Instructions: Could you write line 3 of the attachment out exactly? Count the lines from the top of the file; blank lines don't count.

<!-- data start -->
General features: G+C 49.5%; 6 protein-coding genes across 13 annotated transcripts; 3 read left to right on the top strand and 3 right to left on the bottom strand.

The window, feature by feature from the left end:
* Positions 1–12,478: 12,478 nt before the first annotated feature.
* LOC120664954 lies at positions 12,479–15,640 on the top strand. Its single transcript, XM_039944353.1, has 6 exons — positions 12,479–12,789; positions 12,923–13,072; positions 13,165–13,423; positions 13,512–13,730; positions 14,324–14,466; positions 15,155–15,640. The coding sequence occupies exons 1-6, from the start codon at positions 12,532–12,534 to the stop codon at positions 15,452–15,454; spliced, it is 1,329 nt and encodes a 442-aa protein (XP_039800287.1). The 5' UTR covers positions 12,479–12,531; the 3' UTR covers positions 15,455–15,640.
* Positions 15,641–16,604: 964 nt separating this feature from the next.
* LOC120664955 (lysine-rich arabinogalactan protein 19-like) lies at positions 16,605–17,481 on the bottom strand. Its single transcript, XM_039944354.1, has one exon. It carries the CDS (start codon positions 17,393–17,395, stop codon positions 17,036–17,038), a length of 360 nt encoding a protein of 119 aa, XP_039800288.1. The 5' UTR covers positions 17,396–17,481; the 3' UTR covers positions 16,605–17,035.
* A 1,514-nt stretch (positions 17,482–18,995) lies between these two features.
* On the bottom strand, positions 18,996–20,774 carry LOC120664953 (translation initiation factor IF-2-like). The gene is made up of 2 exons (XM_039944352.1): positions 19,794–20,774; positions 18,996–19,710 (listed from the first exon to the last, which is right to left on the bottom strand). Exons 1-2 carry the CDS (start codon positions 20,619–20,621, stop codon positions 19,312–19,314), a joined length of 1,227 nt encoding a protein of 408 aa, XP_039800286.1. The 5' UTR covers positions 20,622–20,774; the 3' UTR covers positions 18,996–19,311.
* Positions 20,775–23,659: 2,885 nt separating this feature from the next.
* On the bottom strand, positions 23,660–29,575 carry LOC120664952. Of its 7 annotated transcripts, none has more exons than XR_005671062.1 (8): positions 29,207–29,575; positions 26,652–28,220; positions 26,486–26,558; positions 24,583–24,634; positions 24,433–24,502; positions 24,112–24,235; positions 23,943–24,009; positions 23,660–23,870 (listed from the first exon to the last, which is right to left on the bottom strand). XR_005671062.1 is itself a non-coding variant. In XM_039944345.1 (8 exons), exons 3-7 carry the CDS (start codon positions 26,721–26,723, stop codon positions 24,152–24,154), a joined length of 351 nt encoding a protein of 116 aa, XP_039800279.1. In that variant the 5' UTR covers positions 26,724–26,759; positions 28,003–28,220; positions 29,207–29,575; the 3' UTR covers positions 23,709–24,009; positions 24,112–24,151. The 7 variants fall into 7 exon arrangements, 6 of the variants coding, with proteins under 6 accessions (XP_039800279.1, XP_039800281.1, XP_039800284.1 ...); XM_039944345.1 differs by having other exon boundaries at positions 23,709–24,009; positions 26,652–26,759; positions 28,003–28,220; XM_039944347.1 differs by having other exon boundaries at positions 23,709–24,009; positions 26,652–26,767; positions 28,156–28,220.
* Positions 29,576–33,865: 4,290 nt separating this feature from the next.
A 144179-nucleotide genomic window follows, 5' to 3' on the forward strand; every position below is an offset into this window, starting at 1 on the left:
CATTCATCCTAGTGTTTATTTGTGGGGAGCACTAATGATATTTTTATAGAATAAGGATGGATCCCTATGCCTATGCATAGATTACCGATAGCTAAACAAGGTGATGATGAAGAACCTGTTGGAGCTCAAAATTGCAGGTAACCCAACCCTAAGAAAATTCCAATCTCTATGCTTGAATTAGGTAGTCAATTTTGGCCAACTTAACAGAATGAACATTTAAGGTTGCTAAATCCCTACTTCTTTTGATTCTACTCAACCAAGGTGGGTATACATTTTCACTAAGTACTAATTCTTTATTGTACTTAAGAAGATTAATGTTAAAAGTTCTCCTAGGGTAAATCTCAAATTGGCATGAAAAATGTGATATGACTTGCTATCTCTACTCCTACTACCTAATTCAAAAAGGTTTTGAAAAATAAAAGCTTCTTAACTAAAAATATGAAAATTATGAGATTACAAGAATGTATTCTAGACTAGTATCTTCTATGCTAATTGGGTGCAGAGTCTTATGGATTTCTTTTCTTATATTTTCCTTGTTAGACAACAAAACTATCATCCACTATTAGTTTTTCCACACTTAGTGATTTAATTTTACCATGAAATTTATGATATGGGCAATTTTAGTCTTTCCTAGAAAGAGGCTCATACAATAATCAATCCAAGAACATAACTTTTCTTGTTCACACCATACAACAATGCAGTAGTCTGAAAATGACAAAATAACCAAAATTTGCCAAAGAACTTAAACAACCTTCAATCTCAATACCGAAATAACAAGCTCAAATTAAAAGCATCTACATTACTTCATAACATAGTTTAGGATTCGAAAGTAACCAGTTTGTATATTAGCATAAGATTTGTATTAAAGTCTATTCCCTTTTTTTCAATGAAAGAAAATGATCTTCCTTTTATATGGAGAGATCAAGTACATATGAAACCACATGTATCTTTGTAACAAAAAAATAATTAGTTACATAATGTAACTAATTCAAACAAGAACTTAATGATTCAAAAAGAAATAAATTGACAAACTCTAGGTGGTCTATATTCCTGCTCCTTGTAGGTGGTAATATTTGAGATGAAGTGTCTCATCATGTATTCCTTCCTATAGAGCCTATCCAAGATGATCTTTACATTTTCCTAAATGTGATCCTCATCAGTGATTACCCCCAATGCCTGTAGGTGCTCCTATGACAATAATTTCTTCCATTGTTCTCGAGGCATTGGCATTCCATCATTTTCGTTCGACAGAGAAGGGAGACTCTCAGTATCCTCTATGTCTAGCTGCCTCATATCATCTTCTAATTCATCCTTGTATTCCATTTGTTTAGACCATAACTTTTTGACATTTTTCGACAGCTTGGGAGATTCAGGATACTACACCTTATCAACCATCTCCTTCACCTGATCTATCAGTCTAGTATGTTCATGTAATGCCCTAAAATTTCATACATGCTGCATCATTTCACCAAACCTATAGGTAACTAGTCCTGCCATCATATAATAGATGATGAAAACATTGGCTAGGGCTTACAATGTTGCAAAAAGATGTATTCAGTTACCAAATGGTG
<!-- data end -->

* Positions 1–12,478: 12,478 nt before the first annotated feature.